Israeli soldiers killed three Palestinian gunmen in arrest raids in the West Bank (search) on Thursday, pressing on with a major offensive against militants even as Palestinian officials said they have begun enforcing a ban on public weapons displays.

In the West Bank, meanwhile, municipal elections were held in dozens of towns, with the Islamic militant group Hamas (search) expected to make a strong showing, despite the Israeli military campaign.

Also Thursday, Israeli Prime Minister Ariel Sharon (search) reaffirmed his support for the U.S.-backed "road map" peace plan, trying to dispel speculation that he is formulating an alternative.

Sharon, who led Israel's recent pullout from Gaza (search), spoke a day after confidants suggested that Israel could carry out a similar unilateral withdrawal from some parts of the West Bank and annex others. The road map calls for a negotiated Mideast peace deal.

"Yesterday, there were rumors that Israel is considering other plans," Sharon told an economic conference. "Israel is not considering other plans. There is only one plan, and that is the road map."

Israel launched its military offensive last weekend in response to a series of Hamas rocket attacks from Gaza into southern Israeli towns. It has pushed forward with its series of air strikes and arrest raids, despite pledges by Hamas and other groups to stop the rocket fire.

Early Thursday, Israeli soldiers raided two West Bank towns, Jenin and nearby Burqin, to arrest suspected militants.

In Burqin, troops killed two armed men — the targets of the arrest raid — who appeared about to fire on the force, the army said. Soldiers later found assault rifles and ammunition clips on their bodies, the army said.

Palestinians identified the men as Islamic Jihad militants Nidal Khlouf, 32, and Samer Shalaby, 24.

In Jenin, a militant fired at soldiers, who returned fire and killed him, the army said. Palestinians identified the man as Samer Asady, 30, an Al Aqsa Martyrs' Brigades militant.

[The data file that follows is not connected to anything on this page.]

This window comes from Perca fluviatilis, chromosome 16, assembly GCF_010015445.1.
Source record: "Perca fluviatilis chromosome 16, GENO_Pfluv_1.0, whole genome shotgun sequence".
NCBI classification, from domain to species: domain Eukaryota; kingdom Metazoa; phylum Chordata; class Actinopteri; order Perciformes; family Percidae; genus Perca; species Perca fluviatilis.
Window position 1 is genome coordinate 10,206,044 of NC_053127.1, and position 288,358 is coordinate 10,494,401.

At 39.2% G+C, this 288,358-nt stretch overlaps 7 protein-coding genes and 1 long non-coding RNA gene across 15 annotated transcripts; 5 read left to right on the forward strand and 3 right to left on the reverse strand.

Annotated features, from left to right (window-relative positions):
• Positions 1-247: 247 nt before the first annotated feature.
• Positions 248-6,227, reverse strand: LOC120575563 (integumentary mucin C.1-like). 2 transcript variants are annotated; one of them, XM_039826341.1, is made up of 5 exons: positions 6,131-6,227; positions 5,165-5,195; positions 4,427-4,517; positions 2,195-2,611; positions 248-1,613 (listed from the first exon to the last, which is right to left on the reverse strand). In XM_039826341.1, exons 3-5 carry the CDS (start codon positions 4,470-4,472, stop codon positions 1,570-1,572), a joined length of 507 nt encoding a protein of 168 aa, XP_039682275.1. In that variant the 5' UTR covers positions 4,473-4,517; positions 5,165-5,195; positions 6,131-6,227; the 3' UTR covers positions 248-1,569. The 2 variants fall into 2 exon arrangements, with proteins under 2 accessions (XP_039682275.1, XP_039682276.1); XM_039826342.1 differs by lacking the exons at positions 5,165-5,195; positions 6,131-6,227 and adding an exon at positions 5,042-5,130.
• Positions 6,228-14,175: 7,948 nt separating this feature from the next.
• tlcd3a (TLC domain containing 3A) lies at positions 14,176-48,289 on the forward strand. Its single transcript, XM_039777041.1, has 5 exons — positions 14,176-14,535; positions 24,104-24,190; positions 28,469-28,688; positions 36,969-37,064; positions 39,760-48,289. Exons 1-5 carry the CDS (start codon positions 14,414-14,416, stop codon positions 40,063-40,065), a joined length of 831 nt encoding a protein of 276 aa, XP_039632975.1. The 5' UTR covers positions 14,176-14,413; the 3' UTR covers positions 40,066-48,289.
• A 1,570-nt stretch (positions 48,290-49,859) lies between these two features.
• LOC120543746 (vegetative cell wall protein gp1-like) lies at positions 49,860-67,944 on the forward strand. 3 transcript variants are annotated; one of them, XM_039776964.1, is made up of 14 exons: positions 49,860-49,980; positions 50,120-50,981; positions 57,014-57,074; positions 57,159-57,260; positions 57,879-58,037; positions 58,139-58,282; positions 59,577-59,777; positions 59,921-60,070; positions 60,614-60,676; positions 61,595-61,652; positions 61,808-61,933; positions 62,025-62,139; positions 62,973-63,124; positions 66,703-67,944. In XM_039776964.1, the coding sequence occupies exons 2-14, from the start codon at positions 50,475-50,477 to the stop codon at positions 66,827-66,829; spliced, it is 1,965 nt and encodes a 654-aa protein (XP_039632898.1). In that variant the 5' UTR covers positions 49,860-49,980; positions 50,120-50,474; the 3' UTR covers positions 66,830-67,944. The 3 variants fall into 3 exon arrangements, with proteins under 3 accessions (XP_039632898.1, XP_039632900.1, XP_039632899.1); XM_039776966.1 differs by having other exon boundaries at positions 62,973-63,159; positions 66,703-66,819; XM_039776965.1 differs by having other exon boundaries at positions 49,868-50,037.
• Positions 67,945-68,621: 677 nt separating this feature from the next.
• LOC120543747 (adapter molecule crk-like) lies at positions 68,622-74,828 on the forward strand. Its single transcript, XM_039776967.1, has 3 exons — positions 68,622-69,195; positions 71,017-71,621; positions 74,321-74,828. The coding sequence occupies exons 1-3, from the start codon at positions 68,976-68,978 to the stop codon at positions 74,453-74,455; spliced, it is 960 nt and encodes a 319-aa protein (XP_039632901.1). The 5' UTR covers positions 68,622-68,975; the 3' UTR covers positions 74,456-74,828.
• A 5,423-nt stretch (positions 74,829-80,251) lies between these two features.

The leader of Al Aqsa in Jenin, Zakariya Zubeydi, said his group would no longer abide by an informal truce that had largely held since February. "The Israelis have not upheld their part of the cease-fire agreement," he said. "We will fight back hard and there will be no limits to our responses from now on."

In a step toward imposing order, the Palestinian police chief, Ala Husni, said his forces began enforcing a ban on public displays of weapons in Gaza and confiscated arms from three people who violated the ban.

Husni said that following the Israeli pullout from Gaza, there is no longer any need for people to carry weapons in public. "The role of resistance weapons has ended in the streets. They should go back into storage and they should not show up in the streets," he said. "Any weapon now in the street is a criminal weapon."

Palestinian leader Mahmoud Abbas announced the ban on weapons displays last week, saying it was a first step toward imposing law and order in Gaza.

Israel says Abbas must dismantle the many Palestinian militant groups and armed gangs to resume peace talks. Abbas has rejected calls to confront militants, saying it would lead to civil war.

On Wednesday, Abbas traveled to Cairo to enlist Egypt's help in trying to end the Israeli offensive. Egypt often serves as a mediator between the two sides.

Israeli Defense Minister Shaul Mofaz said Israel was trying to teach the militants it would not tolerate attacks from Gaza following its pullout. "It needs to be clear to them that we mean every word we say," Mofaz said. "They need to know the rules of the game have changed," he told Channel Two TV.

Early Thursday, Gaza militants fired an anti-tank missile at an Israeli force inside Israel, the army said. No one was injured.

Across the West Bank, voting was taking place in 82 towns and villages, with a total population of 376,000. It was the third of four rounds of municipal elections.

Israel objects to Hamas' participation in elections as long as it remains armed, and many of the Israeli attacks this week have been against Hamas targets.

Turnout was brisk in Tamoun, a village east of Nablus where militants appeared poised for big gains. Dozens of activists holding flags of Hamas and the Islamic Jihad group rallied outside polling stations. Uniformed Palestinian police holding handguns and assault rifles stood on guard.

"I came here to vote for Hamas. I want Hamas to win because they believe in God and follow the teachings of the Quran," said Hamda al-Youssef, a frail 73-year-old man who said he was voting for the first time in his life.